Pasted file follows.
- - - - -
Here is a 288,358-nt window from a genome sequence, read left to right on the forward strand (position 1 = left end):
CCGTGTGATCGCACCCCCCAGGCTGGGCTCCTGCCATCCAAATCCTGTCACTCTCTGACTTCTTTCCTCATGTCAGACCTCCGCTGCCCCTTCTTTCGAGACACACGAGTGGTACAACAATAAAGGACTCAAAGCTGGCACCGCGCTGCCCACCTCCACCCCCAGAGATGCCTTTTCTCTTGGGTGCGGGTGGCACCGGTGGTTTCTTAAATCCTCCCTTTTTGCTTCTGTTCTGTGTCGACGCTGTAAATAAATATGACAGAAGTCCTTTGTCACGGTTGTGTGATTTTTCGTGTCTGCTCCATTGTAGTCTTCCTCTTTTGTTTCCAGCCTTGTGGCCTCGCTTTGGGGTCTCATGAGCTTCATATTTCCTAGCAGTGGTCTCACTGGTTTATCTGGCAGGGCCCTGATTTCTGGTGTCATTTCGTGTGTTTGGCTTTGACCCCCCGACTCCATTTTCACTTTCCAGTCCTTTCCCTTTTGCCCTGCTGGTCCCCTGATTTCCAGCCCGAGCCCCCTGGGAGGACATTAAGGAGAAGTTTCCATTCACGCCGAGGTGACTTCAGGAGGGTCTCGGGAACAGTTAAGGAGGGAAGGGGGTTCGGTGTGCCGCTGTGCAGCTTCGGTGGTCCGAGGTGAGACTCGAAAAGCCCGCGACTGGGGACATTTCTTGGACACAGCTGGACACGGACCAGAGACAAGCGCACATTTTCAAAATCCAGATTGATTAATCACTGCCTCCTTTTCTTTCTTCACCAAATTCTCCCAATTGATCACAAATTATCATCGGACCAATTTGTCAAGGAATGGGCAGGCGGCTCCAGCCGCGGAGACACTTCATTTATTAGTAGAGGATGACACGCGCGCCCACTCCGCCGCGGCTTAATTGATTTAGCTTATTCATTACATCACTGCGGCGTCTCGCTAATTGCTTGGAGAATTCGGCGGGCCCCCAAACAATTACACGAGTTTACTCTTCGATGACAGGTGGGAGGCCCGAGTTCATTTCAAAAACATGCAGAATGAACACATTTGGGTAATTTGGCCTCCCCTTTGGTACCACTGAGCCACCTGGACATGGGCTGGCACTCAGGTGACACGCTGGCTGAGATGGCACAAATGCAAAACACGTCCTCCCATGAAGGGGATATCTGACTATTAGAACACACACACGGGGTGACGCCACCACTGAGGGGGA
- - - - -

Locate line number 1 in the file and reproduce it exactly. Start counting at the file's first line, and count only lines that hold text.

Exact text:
Here is a 288,358-nt window from a genome sequence, read left to right on the forward strand (position 1 = left end):